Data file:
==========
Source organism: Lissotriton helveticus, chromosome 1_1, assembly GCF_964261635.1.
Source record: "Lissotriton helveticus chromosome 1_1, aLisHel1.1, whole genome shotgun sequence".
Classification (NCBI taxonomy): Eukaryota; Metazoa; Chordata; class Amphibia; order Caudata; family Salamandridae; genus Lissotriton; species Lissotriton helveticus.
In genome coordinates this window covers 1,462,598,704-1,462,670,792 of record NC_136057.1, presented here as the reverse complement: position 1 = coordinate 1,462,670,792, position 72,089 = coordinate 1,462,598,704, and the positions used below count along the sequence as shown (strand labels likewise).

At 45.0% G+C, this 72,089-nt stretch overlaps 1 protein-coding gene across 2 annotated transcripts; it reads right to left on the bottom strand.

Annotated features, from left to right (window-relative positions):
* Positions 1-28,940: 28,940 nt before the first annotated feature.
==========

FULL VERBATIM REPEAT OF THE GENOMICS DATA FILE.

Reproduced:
Source organism: Lissotriton helveticus, chromosome 1_1, assembly GCF_964261635.1.
Source record: "Lissotriton helveticus chromosome 1_1, aLisHel1.1, whole genome shotgun sequence".
Classification (NCBI taxonomy): Eukaryota; Metazoa; Chordata; class Amphibia; order Caudata; family Salamandridae; genus Lissotriton; species Lissotriton helveticus.
In genome coordinates this window covers 1,462,598,704-1,462,670,792 of record NC_136057.1, presented here as the reverse complement: position 1 = coordinate 1,462,670,792, position 72,089 = coordinate 1,462,598,704, and the positions used below count along the sequence as shown (strand labels likewise).

At 45.0% G+C, this 72,089-nt stretch overlaps 1 protein-coding gene across 2 annotated transcripts; it reads right to left on the bottom strand.

Annotated features, from left to right (window-relative positions):
* Positions 1-28,940: 28,940 nt before the first annotated feature.